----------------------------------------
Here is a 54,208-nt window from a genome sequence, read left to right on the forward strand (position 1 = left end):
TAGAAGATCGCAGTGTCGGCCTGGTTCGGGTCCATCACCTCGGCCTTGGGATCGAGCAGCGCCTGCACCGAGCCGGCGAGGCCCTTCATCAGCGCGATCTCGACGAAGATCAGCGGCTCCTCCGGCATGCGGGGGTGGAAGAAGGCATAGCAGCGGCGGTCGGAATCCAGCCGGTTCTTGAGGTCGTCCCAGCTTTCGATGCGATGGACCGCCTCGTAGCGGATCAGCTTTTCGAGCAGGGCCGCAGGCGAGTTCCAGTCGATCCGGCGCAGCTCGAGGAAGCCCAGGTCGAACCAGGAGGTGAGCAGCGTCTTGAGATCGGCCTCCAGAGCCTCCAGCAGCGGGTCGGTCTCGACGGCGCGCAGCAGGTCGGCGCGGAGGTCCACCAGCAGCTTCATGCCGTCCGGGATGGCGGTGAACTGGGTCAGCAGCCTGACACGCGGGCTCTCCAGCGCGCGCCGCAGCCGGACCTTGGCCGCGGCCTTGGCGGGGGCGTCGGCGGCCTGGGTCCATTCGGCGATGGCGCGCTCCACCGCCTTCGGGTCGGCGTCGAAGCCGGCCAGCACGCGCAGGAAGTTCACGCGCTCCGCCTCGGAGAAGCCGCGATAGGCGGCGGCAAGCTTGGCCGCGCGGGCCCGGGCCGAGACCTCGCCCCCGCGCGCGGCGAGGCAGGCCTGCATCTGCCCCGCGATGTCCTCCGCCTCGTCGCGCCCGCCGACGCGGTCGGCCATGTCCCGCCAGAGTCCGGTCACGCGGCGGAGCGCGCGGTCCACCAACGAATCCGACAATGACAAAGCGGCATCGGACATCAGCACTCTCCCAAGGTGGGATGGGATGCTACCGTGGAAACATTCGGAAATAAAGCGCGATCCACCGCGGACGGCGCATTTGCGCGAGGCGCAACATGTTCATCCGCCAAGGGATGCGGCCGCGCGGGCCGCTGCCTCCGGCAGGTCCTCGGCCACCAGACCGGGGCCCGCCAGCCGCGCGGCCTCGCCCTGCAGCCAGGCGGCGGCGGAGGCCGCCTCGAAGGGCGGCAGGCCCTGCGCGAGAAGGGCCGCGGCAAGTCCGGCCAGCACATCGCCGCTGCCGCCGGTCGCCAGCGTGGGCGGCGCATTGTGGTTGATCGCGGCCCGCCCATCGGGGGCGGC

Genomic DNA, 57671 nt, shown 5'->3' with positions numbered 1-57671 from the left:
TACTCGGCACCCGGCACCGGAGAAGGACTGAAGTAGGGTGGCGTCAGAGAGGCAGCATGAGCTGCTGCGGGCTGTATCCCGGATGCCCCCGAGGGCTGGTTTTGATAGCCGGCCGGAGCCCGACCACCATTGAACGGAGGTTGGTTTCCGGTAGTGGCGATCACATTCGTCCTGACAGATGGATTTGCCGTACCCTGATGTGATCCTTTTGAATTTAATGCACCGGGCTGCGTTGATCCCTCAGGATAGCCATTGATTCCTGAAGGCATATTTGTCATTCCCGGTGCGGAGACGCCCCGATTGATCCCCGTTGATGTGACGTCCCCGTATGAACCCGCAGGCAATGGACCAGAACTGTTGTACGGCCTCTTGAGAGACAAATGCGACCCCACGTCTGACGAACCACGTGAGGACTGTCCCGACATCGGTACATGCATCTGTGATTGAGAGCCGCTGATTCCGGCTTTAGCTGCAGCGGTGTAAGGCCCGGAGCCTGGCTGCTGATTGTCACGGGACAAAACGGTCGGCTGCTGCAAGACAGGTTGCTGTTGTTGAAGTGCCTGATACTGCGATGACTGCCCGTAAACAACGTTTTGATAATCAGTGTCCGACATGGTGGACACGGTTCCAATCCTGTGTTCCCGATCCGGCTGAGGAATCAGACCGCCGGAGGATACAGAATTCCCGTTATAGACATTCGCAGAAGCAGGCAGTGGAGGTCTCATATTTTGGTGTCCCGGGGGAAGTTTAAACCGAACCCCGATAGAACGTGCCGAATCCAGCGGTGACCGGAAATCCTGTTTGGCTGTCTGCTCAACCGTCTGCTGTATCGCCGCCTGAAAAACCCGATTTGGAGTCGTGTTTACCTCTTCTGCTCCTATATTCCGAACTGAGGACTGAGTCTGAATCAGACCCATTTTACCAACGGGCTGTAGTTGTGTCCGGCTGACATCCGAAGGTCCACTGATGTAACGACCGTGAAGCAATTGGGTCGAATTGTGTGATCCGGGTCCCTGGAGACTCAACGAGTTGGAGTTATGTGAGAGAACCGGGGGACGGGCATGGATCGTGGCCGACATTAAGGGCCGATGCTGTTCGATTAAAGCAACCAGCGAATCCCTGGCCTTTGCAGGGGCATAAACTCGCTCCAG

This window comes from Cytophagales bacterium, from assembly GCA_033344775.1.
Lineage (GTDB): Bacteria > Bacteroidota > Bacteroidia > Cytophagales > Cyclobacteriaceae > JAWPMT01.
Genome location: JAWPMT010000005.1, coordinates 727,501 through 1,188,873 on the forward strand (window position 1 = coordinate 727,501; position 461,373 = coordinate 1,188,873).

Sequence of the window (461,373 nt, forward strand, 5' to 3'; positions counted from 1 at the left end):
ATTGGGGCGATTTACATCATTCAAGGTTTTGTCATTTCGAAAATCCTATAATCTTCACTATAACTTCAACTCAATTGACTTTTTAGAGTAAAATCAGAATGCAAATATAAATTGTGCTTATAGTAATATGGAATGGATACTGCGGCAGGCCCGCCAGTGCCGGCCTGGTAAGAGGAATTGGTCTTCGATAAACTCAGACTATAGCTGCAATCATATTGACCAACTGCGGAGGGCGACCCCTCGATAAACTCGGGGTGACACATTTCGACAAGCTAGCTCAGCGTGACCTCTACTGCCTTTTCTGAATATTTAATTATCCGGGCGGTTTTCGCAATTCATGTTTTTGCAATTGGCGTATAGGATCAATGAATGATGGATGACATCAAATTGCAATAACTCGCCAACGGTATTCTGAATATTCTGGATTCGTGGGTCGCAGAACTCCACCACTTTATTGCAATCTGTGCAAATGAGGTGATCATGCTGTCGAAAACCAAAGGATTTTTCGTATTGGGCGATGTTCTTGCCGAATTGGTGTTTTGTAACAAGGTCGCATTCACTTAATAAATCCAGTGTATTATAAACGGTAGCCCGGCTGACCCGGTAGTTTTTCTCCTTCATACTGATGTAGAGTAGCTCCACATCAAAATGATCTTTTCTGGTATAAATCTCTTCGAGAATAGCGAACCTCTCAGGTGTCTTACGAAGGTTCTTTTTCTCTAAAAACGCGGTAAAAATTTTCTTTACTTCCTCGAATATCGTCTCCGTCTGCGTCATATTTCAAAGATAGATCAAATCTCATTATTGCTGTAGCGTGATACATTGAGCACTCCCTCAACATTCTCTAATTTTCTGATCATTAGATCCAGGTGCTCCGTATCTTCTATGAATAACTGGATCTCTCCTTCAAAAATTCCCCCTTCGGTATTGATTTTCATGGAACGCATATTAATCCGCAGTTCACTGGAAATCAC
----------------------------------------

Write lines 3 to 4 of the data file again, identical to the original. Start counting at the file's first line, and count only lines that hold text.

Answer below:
Genomic DNA, 57671 nt, shown 5'->3' with positions numbered 1-57671 from the left:
TACTCGGCACCCGGCACCGGAGAAGGACTGAAGTAGGGTGGCGTCAGAGAGGCAGCATGAGCTGCTGCGGGCTGTATCCCGGATGCCCCCGAGGGCTGGTTTTGATAGCCGGCCGGAGCCCGACCACCATTGAACGGAGGTTGGTTTCCGGTAGTGGCGATCACATTCGTCCTGACAGATGGATTTGCCGTACCCTGATGTGATCCTTTTGAATTTAATGCACCGGGCTGCGTTGATCCCTCAGGATAGCCATTGATTCCTGAAGGCATATTTGTCATTCCCGGTGCGGAGACGCCCCGATTGATCCCCGTTGATGTGACGTCCCCGTATGAACCCGCAGGCAATGGACCAGAACTGTTGTACGGCCTCTTGAGAGACAAATGCGACCCCACGTCTGACGAACCACGTGAGGACTGTCCCGACATCGGTACATGCATCTGTGATTGAGAGCCGCTGATTCCGGCTTTAGCTGCAGCGGTGTAAGGCCCGGAGCCTGGCTGCTGATTGTCACGGGACAAAACGGTCGGCTGCTGCAAGACAGGTTGCTGTTGTTGAAGTGCCTGATACTGCGATGACTGCCCGTAAACAACGTTTTGATAATCAGTGTCCGACATGGTGGACACGGTTCCAATCCTGTGTTCCCGATCCGGCTGAGGAATCAGACCGCCGGAGGATACAGAATTCCCGTTATAGACATTCGCAGAAGCAGGCAGTGGAGGTCTCATATTTTGGTGTCCCGGGGGAAGTTTAAACCGAACCCCGATAGAACGTGCCGAATCCAGCGGTGACCGGAAATCCTGTTTGGCTGTCTGCTCAACCGTCTGCTGTATCGCCGCCTGAAAAACCCGATTTGGAGTCGTGTTTACCTCTTCTGCTCCTATATTCCGAACTGAGGACTGAGTCTGAATCAGACCCATTTTACCAACGGGCTGTAGTTGTGTCCGGCTGACATCCGAAGGTCCACTGATGTAACGACCGTGAAGCAATTGGGTCGAATTGTGTGATCCGGGTCCCTGGAGACTCAACGAGTTGGAGTTATGTGAGAGAACCGGGGGACGGGCATGGATCGTGGCCGACATTAAGGGCCGATGCTGTTCGATTAAAGCAACCAGCGAATCCCTGGCCTTTGCAGGGGCATAAACTCGCTCCAG